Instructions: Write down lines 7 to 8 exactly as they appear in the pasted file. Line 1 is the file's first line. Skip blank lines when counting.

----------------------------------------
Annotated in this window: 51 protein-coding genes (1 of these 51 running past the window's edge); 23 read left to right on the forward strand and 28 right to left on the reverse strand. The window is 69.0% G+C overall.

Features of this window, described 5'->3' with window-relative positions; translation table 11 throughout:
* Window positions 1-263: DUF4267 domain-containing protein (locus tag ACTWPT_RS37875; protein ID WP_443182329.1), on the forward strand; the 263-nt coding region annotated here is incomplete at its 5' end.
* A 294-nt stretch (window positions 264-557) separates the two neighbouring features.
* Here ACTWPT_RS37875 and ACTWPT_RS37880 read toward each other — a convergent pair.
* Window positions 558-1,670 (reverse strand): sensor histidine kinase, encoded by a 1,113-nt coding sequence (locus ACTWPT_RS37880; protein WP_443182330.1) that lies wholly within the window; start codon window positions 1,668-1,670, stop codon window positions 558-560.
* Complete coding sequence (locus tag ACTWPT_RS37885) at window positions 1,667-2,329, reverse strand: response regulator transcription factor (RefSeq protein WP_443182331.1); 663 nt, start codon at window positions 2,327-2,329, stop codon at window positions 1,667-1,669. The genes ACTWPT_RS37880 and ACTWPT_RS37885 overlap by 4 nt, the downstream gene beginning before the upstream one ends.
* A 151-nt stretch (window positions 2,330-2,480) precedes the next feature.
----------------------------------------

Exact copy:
* Complete coding sequence (locus tag ACTWPT_RS37885) at window positions 1,667-2,329, reverse strand: response regulator transcription factor (RefSeq protein WP_443182331.1); 663 nt, start codon at window positions 2,327-2,329, stop codon at window positions 1,667-1,669. The genes ACTWPT_RS37880 and ACTWPT_RS37885 overlap by 4 nt, the downstream gene beginning before the upstream one ends.
* A 151-nt stretch (window positions 2,330-2,480) precedes the next feature.